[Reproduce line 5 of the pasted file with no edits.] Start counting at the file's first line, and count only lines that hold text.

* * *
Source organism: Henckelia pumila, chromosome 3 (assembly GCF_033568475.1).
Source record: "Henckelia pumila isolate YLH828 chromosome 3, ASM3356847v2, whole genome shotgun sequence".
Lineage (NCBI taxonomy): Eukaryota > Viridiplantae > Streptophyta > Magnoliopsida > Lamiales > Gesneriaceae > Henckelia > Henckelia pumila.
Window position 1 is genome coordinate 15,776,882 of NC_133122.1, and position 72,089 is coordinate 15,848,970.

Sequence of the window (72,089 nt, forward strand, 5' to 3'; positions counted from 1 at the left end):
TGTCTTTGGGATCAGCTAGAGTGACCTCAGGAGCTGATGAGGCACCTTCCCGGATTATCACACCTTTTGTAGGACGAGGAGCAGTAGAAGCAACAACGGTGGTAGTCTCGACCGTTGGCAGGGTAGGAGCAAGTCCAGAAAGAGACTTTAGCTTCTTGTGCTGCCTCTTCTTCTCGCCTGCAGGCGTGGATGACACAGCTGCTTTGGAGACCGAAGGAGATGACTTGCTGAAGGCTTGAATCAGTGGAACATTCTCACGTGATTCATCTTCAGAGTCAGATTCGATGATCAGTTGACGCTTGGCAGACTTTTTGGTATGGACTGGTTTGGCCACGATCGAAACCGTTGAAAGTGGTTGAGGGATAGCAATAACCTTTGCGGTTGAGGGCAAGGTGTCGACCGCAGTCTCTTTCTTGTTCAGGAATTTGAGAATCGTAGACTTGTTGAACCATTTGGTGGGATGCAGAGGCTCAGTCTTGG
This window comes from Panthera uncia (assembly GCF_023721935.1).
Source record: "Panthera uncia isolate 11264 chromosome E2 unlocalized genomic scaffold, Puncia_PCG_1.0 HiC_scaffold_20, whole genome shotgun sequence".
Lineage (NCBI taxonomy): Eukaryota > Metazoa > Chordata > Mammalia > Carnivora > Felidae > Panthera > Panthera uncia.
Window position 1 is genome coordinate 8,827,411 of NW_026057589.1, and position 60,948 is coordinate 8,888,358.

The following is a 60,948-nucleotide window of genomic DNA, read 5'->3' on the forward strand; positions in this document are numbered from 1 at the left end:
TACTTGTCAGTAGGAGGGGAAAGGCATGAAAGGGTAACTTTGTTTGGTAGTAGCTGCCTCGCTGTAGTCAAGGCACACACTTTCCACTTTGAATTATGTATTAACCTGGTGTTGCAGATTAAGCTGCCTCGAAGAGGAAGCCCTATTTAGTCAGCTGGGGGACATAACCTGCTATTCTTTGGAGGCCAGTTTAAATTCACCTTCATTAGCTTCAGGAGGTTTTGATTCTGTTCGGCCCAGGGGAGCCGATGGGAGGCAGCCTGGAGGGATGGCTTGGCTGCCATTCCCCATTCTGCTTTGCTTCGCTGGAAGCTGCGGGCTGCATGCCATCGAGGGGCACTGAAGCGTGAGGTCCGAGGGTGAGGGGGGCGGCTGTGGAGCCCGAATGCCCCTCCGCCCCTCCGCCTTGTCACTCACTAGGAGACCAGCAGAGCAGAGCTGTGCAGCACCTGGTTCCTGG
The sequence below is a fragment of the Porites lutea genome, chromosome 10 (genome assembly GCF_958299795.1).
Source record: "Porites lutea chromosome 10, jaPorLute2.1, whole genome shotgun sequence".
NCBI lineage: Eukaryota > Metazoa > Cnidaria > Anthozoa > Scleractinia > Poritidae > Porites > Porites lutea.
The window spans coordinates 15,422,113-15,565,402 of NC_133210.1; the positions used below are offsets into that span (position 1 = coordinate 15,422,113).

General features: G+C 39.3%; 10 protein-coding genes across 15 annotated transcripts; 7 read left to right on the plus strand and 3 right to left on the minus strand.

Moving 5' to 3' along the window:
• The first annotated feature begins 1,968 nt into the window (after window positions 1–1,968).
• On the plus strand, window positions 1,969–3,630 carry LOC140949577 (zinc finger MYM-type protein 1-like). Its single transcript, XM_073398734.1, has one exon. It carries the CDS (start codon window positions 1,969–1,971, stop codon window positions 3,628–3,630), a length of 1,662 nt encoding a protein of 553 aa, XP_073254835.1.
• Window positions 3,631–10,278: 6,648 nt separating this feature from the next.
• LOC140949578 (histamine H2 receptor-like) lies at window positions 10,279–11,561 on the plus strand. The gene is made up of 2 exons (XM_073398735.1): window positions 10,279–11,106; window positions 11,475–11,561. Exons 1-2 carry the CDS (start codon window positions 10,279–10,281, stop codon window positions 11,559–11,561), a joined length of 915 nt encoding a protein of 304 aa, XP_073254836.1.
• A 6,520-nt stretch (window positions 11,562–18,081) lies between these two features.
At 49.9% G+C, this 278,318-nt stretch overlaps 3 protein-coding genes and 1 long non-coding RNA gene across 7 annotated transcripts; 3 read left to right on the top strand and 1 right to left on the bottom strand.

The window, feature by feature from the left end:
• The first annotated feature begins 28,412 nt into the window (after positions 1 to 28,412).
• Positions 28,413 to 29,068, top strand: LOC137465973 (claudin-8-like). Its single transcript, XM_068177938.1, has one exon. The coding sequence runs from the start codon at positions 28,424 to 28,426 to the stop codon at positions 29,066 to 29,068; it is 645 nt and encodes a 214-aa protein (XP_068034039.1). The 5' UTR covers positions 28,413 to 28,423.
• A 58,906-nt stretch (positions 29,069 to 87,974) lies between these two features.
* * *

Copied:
Sequence of the window (72,089 nt, forward strand, 5' to 3'; positions counted from 1 at the left end):